KEIR RADNEDGE REPORTING —- Sheikh Ahmad Al-Fahad Al-Sabah, once of the most powerful men in world sport, has been sentenced to jail in Geneva over his role in plotting a coup in his Kuwaiti homeland.
The 58-year-old denied charges of forgery and remains free on bail pending his intended appeal. A Geneva court handed him a 30-month sentence, half to be served in prison.
Sheikh Ahmad is a senior member of the International Olympic Committee – playing a key role in the presidential election of Thomas Bach in 2013 – as well as head of the organisation’s cash-sharing ‘solidarity’ commission as president of the Olympic Committee of Asia.
He stood aside from those roles, as well as the leadership of the Association of National Olympic Committees after the case erupted in November 2018. The court verdict promoted him also to relinquish temporarily the the OCA leadership which will be taken over on an interim basis by vice-president Raja Randhir Singh.
Sheikh Ahmad is also a secretary-general of the oil-exporting organisation OPEC and a prominent member of Kuwait’s ruling family.
He landed in court after being accused, along with four other others, of plotting to prove that Kuwait’s former Prime Minister, Sheikh Nasser Mohammed al-Ahmed al-Sabah, and parliamentary speaker Jassem al-Kharafi had been guilty of corruption and planning a coup.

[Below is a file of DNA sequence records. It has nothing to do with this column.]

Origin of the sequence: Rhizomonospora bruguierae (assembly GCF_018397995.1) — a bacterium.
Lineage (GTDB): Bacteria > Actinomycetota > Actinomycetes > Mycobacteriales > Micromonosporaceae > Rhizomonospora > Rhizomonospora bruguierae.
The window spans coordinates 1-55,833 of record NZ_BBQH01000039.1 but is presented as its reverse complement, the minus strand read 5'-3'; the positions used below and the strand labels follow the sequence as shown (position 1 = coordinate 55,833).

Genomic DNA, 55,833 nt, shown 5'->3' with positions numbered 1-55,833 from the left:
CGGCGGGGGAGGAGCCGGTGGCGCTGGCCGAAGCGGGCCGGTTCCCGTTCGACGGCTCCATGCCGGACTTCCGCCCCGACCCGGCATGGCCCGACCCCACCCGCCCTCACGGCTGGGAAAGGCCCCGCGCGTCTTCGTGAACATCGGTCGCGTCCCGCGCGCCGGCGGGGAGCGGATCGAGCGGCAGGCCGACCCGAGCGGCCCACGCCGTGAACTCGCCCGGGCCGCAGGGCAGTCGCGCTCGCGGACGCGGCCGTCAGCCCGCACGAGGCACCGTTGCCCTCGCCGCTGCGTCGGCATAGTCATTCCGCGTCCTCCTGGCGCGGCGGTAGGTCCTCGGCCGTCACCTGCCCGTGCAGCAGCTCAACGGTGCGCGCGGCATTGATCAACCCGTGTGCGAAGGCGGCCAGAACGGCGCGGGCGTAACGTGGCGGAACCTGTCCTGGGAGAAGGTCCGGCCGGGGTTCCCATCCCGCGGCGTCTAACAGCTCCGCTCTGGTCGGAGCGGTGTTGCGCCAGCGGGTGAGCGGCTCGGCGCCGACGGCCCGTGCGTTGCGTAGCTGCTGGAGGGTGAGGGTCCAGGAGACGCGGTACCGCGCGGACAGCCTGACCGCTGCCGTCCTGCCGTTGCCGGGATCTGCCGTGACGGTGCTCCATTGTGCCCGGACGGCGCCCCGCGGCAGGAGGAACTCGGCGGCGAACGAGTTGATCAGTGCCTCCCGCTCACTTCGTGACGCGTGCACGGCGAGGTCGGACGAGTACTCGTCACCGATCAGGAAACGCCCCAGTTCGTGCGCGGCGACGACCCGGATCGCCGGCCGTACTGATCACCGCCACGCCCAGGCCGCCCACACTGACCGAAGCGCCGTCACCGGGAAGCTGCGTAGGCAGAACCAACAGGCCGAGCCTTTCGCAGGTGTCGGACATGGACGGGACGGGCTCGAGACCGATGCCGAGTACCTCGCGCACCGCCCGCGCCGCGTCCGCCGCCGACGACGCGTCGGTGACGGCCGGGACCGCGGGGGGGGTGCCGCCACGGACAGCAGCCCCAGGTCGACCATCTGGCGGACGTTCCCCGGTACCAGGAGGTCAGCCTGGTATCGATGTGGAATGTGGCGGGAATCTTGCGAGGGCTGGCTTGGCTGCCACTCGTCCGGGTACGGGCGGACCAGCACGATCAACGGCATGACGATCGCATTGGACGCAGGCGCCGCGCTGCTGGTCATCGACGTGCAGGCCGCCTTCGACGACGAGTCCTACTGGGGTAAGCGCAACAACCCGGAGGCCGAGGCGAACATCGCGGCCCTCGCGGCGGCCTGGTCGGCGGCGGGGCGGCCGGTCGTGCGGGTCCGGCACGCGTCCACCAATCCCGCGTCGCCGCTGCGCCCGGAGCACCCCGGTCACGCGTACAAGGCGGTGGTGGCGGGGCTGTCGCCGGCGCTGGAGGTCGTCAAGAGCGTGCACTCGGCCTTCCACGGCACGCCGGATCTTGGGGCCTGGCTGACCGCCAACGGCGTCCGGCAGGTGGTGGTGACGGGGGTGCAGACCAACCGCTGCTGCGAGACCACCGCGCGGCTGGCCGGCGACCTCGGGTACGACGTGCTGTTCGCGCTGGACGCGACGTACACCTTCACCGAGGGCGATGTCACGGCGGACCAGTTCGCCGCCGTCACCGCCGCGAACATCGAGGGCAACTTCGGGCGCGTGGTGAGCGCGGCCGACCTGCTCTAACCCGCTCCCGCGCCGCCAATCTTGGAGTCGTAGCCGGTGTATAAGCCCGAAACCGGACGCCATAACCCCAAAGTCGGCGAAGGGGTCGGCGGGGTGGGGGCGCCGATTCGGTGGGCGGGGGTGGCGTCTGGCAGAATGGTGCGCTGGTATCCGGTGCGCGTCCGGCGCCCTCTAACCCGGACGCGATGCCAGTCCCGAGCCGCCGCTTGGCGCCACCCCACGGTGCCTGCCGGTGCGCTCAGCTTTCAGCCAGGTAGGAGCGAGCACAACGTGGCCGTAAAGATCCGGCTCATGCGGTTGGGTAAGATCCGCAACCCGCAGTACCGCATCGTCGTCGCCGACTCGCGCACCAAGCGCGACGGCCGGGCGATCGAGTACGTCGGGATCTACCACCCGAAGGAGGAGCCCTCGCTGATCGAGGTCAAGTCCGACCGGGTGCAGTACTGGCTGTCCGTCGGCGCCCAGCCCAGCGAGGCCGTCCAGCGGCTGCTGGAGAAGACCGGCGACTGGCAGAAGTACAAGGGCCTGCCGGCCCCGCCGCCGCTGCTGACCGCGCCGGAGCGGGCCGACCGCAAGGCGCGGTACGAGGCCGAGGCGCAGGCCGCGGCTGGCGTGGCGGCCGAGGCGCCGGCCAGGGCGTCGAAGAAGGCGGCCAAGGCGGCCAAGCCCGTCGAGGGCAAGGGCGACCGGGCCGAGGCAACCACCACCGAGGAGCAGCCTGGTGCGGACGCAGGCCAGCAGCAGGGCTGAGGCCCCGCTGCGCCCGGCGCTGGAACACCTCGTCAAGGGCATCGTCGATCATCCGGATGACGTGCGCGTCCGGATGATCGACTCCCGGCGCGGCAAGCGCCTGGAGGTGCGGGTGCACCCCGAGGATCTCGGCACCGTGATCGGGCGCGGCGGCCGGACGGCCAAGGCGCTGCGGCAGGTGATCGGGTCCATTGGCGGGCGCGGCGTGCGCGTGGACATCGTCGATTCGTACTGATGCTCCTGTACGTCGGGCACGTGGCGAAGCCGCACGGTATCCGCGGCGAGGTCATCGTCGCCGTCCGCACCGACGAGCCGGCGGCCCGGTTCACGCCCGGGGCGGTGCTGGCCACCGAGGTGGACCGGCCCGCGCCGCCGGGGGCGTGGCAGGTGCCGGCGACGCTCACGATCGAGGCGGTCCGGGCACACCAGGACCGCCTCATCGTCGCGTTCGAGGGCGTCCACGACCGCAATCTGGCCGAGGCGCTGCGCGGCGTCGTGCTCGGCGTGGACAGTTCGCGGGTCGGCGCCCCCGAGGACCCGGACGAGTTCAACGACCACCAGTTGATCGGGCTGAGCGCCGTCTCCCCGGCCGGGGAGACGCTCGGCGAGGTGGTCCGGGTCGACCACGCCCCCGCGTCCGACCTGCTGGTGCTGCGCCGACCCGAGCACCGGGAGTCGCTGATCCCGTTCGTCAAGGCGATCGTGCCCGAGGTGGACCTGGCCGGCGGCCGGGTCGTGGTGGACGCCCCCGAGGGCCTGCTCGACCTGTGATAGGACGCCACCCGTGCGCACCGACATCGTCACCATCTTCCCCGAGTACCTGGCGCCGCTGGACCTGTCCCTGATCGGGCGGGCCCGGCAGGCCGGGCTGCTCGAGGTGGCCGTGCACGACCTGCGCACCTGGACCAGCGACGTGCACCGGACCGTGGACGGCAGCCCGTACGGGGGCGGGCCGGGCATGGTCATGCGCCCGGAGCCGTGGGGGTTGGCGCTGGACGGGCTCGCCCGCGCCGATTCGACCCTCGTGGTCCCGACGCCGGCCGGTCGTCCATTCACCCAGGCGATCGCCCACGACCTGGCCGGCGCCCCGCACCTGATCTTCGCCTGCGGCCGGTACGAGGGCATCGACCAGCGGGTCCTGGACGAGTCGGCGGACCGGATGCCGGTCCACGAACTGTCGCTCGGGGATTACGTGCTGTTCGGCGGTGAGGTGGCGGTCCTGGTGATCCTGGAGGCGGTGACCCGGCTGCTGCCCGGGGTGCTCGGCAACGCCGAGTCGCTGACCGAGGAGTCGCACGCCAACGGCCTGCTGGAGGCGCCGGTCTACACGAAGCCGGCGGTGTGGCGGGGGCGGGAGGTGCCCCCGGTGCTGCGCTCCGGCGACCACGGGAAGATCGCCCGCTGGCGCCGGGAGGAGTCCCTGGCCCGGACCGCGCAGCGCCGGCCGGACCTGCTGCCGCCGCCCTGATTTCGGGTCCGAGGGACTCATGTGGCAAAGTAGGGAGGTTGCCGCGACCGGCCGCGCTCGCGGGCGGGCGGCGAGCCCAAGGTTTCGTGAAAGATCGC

The case concerned videos purporting to show Al-Mohammed and Al-Kharafi plotting to overthrow Kuwait’s then-emir. Prosecutors alleged that Sheikh Ahmad knew that the videos, which he passed on to Kuwaiti authorities, were fakes. Sheikh Ahmad insisted he honestly believed the videos to have been authentic.
In 2015, he publicly apologised on Kuwait TV to Sheikh Nasser, who is now the country’s emir, to Al-Kharafi and to their families. He insisted he had thought the videos genuine and credible.
Sheikh Ahmad’s downfall is not connected with the wide-ranging United States Justice investigation into corruption in world football. However, he was briefly a member of the council of world governing body FIFA before resigning in April 2017 over allegations of improper payments.
He denied wrongdoing but the dark cloud of FIFAGate drifted back over his head earlier this month after reports by US media that he was being investigated for alleged racketeering and bribery.
Also under scrutiny is close aide Husain Al-Musallam who is president of the world aquatic sports body FINA and has served as the OCA’s director-general for the past 16 years. He has also denied all wrongdoing.
Associated Press has reported the DoJ as studying payments of $1m to Richard Lai, then head of the football federation of Guam. These were wired from personal accounts held by three of the men in court and Olympic organisations run by Sheikh Ahmad.
In April 2017 Lai admitted financial conspiracy charges in a US federal court and agreed to pay $1.1m in penalties. He has yet to be sentenced but has already banned for life from football by FIFA.
Guam is an island in the western Pacific which falls within the Asian sports empire. However it is a US territory which thus offers federal agents judicial and investigatory access to its banking network.